brit n that: a feminist rant

November 1, 2012

I usually find myself craving space. For the most part as a Queer/Lesbian woman of colour (and the bloody rest) I am constantly looking for spaces that allow me to feel at ease, grow and to create. As a Black British Feminist, these spaces can be few and far between. Like the rest of the AFROPUNK contingent, I understand that being the only one  or in the minority ain’t nothing to write home about.


That in mind, let me take you back in time a little. Earlier this week I was sitting in an unfortunately non-descript café drinking mediocre coffee when I received an email inviting me to the Black British Feminist Retreat. Instantly, I was thrown into a day dream of what this place would be. Black women, as far as the eye could see, talks, workshops, women with fire in their belly, eye to the sky and ear to the ground. Switched on and ready to get it moving. A space where everyone could grow and create.


I had worked my way into a frenzy, I was so friggin’ excited I jumped on the chance and booked myself a place on retreat. Two and a half days later I was on a train (a transfer, another train a delay a bus and a taxi-romance dwindling) half way across the country to a place I had never heard of to get my Black Brit Feminism thing on.

What unfolded was an interesting weekend that was on one hand nourishing, fun, and all that. I heard some interesting lectures on things that I had not considered before which bent my mind as I tried to understand the concept of Radical Praxis amongst others.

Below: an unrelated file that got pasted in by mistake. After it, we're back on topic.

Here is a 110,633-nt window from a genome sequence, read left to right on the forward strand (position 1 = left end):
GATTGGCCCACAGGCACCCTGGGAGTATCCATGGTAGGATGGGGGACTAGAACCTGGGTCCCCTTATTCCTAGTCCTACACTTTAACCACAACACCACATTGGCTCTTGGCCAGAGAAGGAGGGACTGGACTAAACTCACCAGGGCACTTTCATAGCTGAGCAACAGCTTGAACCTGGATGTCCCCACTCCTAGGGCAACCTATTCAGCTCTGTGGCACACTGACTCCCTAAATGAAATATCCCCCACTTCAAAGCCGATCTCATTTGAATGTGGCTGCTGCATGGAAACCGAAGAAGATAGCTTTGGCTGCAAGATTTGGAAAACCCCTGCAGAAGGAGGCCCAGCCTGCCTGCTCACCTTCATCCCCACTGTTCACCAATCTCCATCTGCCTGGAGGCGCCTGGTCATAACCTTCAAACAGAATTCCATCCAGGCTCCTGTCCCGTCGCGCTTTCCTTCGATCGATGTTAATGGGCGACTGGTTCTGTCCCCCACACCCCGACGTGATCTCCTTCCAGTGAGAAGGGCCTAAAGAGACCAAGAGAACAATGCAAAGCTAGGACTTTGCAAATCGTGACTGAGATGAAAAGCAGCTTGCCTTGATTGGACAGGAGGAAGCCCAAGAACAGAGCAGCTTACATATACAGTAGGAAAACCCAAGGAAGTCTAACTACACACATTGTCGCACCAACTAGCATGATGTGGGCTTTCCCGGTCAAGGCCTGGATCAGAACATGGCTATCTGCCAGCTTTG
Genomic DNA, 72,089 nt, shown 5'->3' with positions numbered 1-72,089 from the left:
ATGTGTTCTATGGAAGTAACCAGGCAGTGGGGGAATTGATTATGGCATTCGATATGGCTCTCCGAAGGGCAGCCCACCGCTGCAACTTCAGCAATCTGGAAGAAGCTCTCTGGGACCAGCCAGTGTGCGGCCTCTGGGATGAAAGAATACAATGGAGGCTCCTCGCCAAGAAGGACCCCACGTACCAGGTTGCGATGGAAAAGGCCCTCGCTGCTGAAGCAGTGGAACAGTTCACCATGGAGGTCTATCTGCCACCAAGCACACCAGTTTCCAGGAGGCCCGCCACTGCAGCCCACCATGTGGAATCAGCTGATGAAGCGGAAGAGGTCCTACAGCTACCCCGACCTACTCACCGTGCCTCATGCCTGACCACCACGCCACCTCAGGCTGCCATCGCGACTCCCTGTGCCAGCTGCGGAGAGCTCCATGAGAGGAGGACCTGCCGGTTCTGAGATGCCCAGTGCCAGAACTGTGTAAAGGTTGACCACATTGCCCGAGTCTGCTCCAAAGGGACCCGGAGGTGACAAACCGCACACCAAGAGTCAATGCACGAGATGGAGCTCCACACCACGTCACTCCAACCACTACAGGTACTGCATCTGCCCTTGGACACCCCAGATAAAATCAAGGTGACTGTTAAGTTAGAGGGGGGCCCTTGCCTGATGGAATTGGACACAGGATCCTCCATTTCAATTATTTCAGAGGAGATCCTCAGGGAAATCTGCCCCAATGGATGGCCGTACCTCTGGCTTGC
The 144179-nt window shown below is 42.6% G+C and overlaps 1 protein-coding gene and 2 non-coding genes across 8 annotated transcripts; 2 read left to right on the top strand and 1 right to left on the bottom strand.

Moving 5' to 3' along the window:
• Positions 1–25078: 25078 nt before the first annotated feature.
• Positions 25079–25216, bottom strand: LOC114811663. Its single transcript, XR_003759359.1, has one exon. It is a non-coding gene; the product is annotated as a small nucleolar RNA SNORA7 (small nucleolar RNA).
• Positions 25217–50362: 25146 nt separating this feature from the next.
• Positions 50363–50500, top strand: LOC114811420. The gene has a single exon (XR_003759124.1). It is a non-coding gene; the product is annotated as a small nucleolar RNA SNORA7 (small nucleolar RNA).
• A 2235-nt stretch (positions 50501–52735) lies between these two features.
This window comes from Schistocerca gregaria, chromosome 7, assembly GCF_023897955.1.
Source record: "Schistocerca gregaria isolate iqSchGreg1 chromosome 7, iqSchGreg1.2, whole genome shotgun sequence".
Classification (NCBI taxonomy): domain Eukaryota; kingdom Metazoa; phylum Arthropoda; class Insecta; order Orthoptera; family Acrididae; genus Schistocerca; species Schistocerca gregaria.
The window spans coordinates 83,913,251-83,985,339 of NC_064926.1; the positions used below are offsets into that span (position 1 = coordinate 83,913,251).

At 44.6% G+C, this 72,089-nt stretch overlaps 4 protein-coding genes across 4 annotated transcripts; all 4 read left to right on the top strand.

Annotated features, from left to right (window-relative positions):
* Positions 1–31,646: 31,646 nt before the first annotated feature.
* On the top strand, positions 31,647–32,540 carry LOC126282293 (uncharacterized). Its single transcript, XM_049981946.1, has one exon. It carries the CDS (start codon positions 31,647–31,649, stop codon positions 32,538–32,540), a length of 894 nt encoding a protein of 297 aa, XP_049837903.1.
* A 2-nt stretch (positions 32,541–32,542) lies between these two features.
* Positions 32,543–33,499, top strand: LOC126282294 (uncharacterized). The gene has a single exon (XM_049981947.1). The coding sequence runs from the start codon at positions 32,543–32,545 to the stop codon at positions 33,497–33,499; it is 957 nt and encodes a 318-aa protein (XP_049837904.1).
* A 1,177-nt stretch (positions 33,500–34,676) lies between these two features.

I attended the retreat with a friend of mine, Brrrrrnd. We were both suitably well behaved at the retreat and for the whole time we were there we never discussed with each other how we were finding it. As soon as we had left and were on the train back we found ourselves moaning about the same thing and asking the same question, What is with all the hippy dippy shit?


Now I love to meditate as much as the next chic, and don’t get me started on Kale and Quinoa. I appreciate the need for my emotions and I absolutely get the need for us as black women to heal. True story. That being said, lets tone it down a little eh? I find it absolutely disengaging and at times verging on the goddamn disingenuous to be talking about feelings, making “I “statements and talking in that fucking sisterly tone!  Moreover, I am not sure I think its gonna make my life or any other woman’s life better. That’s the point no?

At times I felt like Wednesday Adams around that campfire when they tried to make her smile!  Except it was hippy dippy “poetry”, (FYI ladies, writing your feelings on a piece of paper does not constitute a poem, not at least one that you should share) and I was honestly falling asleep and trying to not get caught.

There has to be a better way of us getting this shit done no? That can’t always be our fate of black women’s feminism. Can it?